Blood Collection Supplies
Vitality Medical offers medical practitioners a wide variety of phlebotomy and blood collection supplies, including needles and tubes, lancets, bags, personal protective equipment, infection control items, tourniquets, gauze, bandages, tape, accessories, and much more. Backed by popular demand, Vitality offers top brands, such as BD Vacutainer and Monoject. Find everything needed for a seamless process today.
Health Care Logistics
Starting at: $29.35
Out of stock
BD Becton Dickinson
Starting at: $20.64
Blood Collection Supplies List and Descriptions
Blood Collection Needle System Details
These systems are made up of a plastic syringe with a luer-lock tip and a hypodermic needle (a syringe needle that has been sterilized). After the collection is completed, the blood is transferred into an evacuated tube. This is the most common method.
Multi-Sample Blood Collection Needles
These items have two needles, one that punctures the vein and one that is inserted into an evacuated tube. This allows more than one sample to be taken with just one puncture because the evacuated tube can be replaced during the procedure. One especially popular example of this needle type is the BD Vacutainer Eclipse.
Evacuated Tube System
This depository system prevents contamination of the sample. This is because it works as a closed system in which blood is collected through the needle and deposited directly into a tube.
These winged needles are used for infants and children, and adults who have very small veins that are especially difficult to extract blood from.
Needles come in various sizes and should be fitted to the patient's vein size so as to prevent vein tears and cell damage. Sizes winged (butterfly) 22 - 23 are routinely used for neonatal, pediatric, elderly, and small vein adult patients, while 22 gauge can typically be used for any of these patient groups, except neonatal. 21 gauge is the standard size used for adult patients with average-sized veins. Sizes above this are sometimes used for adults who have larger veins.
Blood Sample Collection Tube Types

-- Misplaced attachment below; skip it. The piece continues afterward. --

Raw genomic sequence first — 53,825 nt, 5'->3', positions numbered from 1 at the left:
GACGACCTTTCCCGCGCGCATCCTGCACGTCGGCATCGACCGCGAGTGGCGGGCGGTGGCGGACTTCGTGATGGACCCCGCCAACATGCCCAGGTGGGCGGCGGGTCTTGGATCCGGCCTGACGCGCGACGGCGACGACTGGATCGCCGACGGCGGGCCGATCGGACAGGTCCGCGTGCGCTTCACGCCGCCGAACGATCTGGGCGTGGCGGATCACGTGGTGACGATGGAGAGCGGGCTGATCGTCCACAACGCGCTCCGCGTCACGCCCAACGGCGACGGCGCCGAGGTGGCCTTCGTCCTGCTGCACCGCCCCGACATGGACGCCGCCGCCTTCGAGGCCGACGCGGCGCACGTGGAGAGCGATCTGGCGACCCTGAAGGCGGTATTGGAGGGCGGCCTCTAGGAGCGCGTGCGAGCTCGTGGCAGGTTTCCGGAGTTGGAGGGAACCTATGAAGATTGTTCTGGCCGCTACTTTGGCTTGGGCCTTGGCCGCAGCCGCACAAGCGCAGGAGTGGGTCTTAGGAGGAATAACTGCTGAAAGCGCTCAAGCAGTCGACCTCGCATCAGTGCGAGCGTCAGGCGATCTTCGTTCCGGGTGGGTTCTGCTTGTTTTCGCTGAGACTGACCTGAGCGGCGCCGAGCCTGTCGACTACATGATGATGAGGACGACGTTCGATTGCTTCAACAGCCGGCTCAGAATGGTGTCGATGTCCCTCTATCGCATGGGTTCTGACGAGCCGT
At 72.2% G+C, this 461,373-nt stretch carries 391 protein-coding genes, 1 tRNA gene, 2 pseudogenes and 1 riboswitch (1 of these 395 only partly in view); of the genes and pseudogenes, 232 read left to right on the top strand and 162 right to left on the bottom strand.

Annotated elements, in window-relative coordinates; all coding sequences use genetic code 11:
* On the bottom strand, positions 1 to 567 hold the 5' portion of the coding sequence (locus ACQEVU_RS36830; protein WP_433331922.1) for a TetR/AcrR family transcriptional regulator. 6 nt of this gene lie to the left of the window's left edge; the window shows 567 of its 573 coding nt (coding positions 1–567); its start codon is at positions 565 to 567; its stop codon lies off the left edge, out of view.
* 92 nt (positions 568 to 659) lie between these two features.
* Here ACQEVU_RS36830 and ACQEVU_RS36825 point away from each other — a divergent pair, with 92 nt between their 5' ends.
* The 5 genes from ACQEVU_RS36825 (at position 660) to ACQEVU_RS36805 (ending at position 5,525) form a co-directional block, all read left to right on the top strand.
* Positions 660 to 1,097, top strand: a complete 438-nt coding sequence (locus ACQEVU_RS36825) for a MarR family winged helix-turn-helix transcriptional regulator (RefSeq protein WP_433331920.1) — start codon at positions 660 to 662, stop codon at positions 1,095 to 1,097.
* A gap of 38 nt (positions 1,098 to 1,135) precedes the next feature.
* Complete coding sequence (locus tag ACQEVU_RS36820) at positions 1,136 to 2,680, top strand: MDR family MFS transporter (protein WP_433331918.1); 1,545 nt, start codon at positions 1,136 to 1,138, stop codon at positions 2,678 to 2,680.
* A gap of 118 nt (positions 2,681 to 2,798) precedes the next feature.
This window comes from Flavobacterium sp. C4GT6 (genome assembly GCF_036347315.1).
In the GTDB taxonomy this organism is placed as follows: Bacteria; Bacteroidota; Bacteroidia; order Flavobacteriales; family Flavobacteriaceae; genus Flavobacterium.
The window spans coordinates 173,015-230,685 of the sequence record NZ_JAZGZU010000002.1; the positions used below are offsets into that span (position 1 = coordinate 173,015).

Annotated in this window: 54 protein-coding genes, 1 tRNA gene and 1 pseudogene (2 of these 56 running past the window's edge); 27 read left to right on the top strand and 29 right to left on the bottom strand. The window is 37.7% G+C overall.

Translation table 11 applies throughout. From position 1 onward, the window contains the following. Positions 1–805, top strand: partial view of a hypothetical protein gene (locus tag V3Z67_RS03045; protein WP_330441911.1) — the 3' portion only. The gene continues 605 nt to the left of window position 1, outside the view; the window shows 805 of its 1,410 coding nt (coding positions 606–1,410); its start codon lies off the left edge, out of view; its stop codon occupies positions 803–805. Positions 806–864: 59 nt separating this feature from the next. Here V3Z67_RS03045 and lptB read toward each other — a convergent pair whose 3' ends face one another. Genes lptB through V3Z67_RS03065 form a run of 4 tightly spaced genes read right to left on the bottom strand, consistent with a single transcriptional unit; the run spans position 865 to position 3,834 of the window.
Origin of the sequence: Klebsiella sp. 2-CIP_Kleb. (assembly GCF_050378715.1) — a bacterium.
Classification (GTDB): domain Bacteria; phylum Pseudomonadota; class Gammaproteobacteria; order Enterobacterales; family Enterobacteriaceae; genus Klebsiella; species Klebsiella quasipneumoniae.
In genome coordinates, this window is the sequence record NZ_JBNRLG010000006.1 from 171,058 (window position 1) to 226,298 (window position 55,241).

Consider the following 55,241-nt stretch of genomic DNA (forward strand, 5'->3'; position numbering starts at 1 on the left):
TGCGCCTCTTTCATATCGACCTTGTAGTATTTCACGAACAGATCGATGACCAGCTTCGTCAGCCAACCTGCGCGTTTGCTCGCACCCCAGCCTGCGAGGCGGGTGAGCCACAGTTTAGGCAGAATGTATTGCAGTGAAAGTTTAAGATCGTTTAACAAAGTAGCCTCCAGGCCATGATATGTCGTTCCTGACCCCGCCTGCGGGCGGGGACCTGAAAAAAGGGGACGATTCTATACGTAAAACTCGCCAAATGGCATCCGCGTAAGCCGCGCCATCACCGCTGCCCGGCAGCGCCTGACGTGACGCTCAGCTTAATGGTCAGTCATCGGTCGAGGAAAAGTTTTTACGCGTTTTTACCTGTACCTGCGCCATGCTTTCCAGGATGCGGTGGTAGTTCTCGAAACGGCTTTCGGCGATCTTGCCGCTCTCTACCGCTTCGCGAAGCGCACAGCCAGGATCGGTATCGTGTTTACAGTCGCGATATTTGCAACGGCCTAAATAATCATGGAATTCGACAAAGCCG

EDTA (Lavender, Pink, Royal Blue)
EDTA acts as an anticoagulant and can be used for various purposes. The lavender-capped tubes, such as the BD Vacutainer EDTA Tubes, are usually used for hematological purposes, complete blood count, and molecular tests. Pink tubes tend to be preferred for tests done at blood banks. The dark blue vials are used for trace element analysis, immunohematology testing, or whole hematology determination. Not all royal blue cap-topped tubes contain EDTA. The test type will determine which type is used.
These bottles are used to expose bacterial growth that may have occurred in a blood specimen.
Serum Separator Tube (Gold)
They contain both a clot activator and a serum gel separator. This bottle type has a diverse range of uses. They are used for countless purposes in a diverse range of fields, including immunology, serology, chemistry, and much more. Plastic and glass versions may be used for different purposes. The glass version of these commonly used bottles can be found here.
No Additive (Red)
These tubes do not contain an anticoagulant. They are typically used for drug level tests, serum determinations, and chemistry tests, and for blood bank purposes.
Sodium Citrate (Light Blue)
Sodium citrate acts as a preservative and a reversible anticoagulant. Sodium citrate tubes are usually used for coagulation determination and PT and PTT studies.
Potassium Oxalate/Sodium Fluoride (Grey)
Potassium oxalate acts as an anticoagulant while sodium fluoride acts as a preservative. These are used for glucose preservation and glucose tolerance testing.
Sodium Heparin or Lithium Heparin (Green)